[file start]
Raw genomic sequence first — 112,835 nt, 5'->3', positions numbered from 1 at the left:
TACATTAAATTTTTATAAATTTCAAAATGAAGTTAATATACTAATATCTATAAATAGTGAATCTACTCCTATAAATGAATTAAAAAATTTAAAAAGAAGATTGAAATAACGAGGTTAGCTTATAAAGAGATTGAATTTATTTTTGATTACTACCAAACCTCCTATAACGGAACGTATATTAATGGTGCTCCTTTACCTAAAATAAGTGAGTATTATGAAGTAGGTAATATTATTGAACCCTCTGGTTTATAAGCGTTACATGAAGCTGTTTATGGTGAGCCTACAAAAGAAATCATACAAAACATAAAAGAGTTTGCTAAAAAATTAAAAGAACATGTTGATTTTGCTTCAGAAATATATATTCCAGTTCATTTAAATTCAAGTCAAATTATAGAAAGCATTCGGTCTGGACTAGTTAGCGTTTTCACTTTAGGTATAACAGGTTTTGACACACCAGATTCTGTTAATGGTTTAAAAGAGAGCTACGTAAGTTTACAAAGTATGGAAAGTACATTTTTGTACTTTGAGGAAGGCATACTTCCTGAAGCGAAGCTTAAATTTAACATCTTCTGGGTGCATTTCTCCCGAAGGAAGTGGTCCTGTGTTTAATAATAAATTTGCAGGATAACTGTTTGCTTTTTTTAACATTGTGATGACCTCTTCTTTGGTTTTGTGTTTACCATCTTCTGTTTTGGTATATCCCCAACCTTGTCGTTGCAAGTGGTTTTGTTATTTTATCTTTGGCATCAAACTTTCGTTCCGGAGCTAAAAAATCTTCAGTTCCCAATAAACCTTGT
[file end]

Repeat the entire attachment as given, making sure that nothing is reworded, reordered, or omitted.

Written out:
Raw genomic sequence first — 112,835 nt, 5'->3', positions numbered from 1 at the left:
TACATTAAATTTTTATAAATTTCAAAATGAAGTTAATATACTAATATCTATAAATAGTGAATCTACTCCTATAAATGAATTAAAAAATTTAAAAAGAAGATTGAAATAACGAGGTTAGCTTATAAAGAGATTGAATTTATTTTTGATTACTACCAAACCTCCTATAACGGAACGTATATTAATGGTGCTCCTTTACCTAAAATAAGTGAGTATTATGAAGTAGGTAATATTATTGAACCCTCTGGTTTATAAGCGTTACATGAAGCTGTTTATGGTGAGCCTACAAAAGAAATCATACAAAACATAAAAGAGTTTGCTAAAAAATTAAAAGAACATGTTGATTTTGCTTCAGAAATATATATTCCAGTTCATTTAAATTCAAGTCAAATTATAGAAAGCATTCGGTCTGGACTAGTTAGCGTTTTCACTTTAGGTATAACAGGTTTTGACACACCAGATTCTGTTAATGGTTTAAAAGAGAGCTACGTAAGTTTACAAAGTATGGAAAGTACATTTTTGTACTTTGAGGAAGGCATACTTCCTGAAGCGAAGCTTAAATTTAACATCTTCTGGGTGCATTTCTCCCGAAGGAAGTGGTCCTGTGTTTAATAATAAATTTGCAGGATAACTGTTTGCTTTTTTTAACATTGTGATGACCTCTTCTTTGGTTTTGTGTTTACCATCTTCTGTTTTGGTATATCCCCAACCTTGTCGTTGCAAGTGGTTTTGTTATTTTATCTTTGGCATCAAACTTTCGTTCCGGAGCTAAAAAATCTTCAGTTCCCAATAAACCTTGT